Linguistic Notes: Collapse of the language nativists

A BUZZWORD of 1990s pop psychology is "language instinct". According to Steven Pinker's best-selling book of that title, mankind inherits knowledge of language structure. Just as the patterning of a peacock's tail is mapped in peacock genes, so Pinker and others claim that the fine detail of phrases, clauses and sentences is mapped in human genes. These "linguistic nativists" urge that we do not really learn our mother tongue. In a sense we are born knowing most of it.

It sounds an odd idea; but the reading public is buying into it. Richard Dawkins's verdict is typical of many: "Reading Steven Pinker's book is one of the biggest favours I've ever done my brain." Yet, if one asks whether the linguistic nativists have a sound case, the answer must be a resounding no. It is not just that their logic is often shaky. Worse, again and again their factual evidence is just not true.

Take one of Steven Pinker's most impressive points: the discovery, in Essex in 1990, of a family of "language mutants". A paper in Nature reported that members of this family suffer from an inherited disability which prevents their acquiring grammar. When one of them manages to learn a plural, say "books", he learns it as a simple vocabulary element, with no concept of a relationship with "book". If grammar is in our genes, we might expect to find occasional grammatical mutants.

But, shortly after the first paper appeared in Nature, the family was looked at again. It turned out that their disability was not specific to language. The family had intellectual handicaps across the board; yet there was clear evidence that they did know the very grammar rules which Pinker said they were genetically incapable of mastering. So much for "mutant grammar genes".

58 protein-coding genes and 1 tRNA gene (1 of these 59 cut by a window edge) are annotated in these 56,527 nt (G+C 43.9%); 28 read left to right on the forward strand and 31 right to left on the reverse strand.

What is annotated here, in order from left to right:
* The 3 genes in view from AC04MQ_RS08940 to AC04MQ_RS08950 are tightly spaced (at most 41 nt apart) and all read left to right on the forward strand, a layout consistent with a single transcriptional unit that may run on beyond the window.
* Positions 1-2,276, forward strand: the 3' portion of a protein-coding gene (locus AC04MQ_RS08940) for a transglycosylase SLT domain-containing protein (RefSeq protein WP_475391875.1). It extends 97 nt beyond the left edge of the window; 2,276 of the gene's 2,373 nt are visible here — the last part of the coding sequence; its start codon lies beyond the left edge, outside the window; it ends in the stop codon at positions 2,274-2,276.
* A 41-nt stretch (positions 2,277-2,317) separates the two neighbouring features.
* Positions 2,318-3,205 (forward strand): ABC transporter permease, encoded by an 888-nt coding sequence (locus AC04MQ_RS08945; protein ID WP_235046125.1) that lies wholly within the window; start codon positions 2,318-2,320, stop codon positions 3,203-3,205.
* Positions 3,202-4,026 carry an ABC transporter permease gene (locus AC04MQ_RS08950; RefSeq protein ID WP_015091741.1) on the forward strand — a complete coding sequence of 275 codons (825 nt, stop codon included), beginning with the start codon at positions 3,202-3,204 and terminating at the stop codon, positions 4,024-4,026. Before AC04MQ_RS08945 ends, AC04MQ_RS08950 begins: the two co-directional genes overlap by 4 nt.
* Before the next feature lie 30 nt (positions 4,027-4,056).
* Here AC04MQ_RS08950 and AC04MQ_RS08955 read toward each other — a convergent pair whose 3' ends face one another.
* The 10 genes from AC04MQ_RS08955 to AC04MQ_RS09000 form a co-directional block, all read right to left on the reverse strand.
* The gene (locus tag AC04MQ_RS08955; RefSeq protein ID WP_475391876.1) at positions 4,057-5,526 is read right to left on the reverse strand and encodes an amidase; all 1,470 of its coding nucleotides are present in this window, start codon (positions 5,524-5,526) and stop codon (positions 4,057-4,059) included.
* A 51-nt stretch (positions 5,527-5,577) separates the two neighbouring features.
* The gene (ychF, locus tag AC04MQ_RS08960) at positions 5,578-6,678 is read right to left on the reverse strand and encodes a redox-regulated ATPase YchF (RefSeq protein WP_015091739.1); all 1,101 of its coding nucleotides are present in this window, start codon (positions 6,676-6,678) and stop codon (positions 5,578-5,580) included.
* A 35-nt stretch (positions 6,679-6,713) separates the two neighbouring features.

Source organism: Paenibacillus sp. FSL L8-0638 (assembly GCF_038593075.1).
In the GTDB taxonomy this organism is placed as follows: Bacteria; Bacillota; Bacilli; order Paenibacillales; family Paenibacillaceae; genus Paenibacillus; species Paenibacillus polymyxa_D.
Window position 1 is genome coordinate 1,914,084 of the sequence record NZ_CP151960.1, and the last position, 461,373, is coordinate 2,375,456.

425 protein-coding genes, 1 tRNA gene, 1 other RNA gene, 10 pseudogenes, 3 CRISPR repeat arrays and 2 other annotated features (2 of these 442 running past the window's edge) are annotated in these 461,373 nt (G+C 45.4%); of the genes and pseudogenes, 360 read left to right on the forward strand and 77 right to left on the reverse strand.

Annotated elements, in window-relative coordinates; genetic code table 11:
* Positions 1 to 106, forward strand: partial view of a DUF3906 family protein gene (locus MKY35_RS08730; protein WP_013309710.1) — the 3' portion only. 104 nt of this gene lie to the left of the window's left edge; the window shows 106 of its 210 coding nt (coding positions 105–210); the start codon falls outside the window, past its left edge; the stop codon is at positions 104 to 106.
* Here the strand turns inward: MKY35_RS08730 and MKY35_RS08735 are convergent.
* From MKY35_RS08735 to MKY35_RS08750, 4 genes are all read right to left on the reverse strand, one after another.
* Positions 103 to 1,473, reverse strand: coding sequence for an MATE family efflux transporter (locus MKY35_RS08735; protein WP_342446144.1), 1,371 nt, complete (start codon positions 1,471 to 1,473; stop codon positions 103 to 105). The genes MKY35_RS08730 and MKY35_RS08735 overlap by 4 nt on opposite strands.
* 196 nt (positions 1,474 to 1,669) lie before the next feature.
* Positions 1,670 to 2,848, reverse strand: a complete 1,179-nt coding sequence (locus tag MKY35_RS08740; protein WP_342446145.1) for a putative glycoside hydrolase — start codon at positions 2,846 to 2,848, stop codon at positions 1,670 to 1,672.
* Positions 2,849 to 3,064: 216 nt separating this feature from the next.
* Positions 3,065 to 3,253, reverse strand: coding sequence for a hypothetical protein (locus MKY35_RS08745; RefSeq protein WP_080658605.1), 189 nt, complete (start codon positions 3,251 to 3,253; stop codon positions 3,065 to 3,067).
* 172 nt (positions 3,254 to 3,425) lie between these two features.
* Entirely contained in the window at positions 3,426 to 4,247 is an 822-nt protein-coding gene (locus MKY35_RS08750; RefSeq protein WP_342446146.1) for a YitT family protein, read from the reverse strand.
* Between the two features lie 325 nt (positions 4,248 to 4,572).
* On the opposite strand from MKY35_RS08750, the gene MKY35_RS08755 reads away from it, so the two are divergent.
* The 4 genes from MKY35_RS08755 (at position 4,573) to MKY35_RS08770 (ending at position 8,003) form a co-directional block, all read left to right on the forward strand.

Or consider another point, about the way we form compound words. Pinker notes that it seems normal to describe a house as "mice- infested" but not as "rats- infested", and he infers a genetic constraint which prevents our coining compounds from plurals unless the plural is irregular (like "mice").

But there is no such constraint. The Swedish linguist Stig Johansson wrote a whole book in 1980 about English compounds based on plurals: we may not say "rats-infested," but newspapers do write about "fares-cutting airlines". Johansson found that Britons were happier with such phrases than Americans: so we are dealing with cultural habits, not biological machinery.

Every argument put forward by today's linguistic nativists collapses when soberly examined. But these writers are not wholly to blame. They are only restating, in 1990s terms, a theory advocated 30 years earlier by Noam Chomsky. Chomsky's towering reputation leaves people reluctant to tangle with him.

Yet, if one asks what Chomsky's evidence was, one finds the same yawning gap between conclusions and data. In book after book for over 20 years, Chomsky argued that certain aspects of question formation must be innate; learning the rule from experience would depend on encountering particular varieties of question which, he believed, were vanishingly rare. Geoffrey Pullum of the University of California recently decided to look at the facts. He found that, in practice, about one in eight questions are the type that Chomsky assumed were virtually non-existent.

Chomsky made his mark as a political radical; many took his linguistic theories on trust. Steven Pinker has a different but equally powerful special factor going for him: he is a marvellous, inspired wordsmith. Reading The Language Instinct is such a pleasurable experience that people quite naturally want its message to be true.

But it isn't. No serious argument has ever been put forward that our genes give us knowledge of language. Languages are cultural products, learned by successive generations from scratch.

Geoffrey Sampson is the author of `Educating Eve: the language instinct debate' (Cassell, pounds 14.99)

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